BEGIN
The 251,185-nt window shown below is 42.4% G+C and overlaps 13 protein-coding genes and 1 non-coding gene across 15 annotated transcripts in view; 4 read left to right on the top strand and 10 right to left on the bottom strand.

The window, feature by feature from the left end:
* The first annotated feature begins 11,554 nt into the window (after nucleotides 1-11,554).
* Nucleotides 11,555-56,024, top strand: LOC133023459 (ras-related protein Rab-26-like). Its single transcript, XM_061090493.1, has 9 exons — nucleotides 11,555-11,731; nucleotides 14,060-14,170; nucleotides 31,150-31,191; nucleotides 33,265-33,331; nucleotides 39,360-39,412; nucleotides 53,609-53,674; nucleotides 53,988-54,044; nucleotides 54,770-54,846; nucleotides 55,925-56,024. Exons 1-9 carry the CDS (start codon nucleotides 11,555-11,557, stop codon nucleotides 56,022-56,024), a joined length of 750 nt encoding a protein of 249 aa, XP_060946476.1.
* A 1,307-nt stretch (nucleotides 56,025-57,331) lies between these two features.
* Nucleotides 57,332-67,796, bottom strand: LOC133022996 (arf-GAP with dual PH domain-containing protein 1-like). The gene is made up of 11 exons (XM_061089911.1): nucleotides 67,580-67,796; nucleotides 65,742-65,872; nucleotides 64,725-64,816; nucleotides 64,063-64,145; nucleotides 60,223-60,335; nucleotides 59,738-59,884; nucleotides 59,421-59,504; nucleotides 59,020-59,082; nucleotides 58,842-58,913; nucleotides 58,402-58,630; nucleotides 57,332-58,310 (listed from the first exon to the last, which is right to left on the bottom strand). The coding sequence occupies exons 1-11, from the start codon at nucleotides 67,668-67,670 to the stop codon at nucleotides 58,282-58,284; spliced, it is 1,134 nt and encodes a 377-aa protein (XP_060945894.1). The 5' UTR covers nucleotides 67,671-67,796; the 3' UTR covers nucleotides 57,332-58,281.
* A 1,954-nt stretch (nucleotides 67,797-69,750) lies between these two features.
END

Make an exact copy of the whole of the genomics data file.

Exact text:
The 251,185-nt window shown below is 42.4% G+C and overlaps 13 protein-coding genes and 1 non-coding gene across 15 annotated transcripts in view; 4 read left to right on the top strand and 10 right to left on the bottom strand.

The window, feature by feature from the left end:
* The first annotated feature begins 11,554 nt into the window (after nucleotides 1-11,554).
* Nucleotides 11,555-56,024, top strand: LOC133023459 (ras-related protein Rab-26-like). Its single transcript, XM_061090493.1, has 9 exons — nucleotides 11,555-11,731; nucleotides 14,060-14,170; nucleotides 31,150-31,191; nucleotides 33,265-33,331; nucleotides 39,360-39,412; nucleotides 53,609-53,674; nucleotides 53,988-54,044; nucleotides 54,770-54,846; nucleotides 55,925-56,024. Exons 1-9 carry the CDS (start codon nucleotides 11,555-11,557, stop codon nucleotides 56,022-56,024), a joined length of 750 nt encoding a protein of 249 aa, XP_060946476.1.
* A 1,307-nt stretch (nucleotides 56,025-57,331) lies between these two features.
* Nucleotides 57,332-67,796, bottom strand: LOC133022996 (arf-GAP with dual PH domain-containing protein 1-like). The gene is made up of 11 exons (XM_061089911.1): nucleotides 67,580-67,796; nucleotides 65,742-65,872; nucleotides 64,725-64,816; nucleotides 64,063-64,145; nucleotides 60,223-60,335; nucleotides 59,738-59,884; nucleotides 59,421-59,504; nucleotides 59,020-59,082; nucleotides 58,842-58,913; nucleotides 58,402-58,630; nucleotides 57,332-58,310 (listed from the first exon to the last, which is right to left on the bottom strand). The coding sequence occupies exons 1-11, from the start codon at nucleotides 67,668-67,670 to the stop codon at nucleotides 58,282-58,284; spliced, it is 1,134 nt and encodes a 377-aa protein (XP_060945894.1). The 5' UTR covers nucleotides 67,671-67,796; the 3' UTR covers nucleotides 57,332-58,281.
* A 1,954-nt stretch (nucleotides 67,797-69,750) lies between these two features.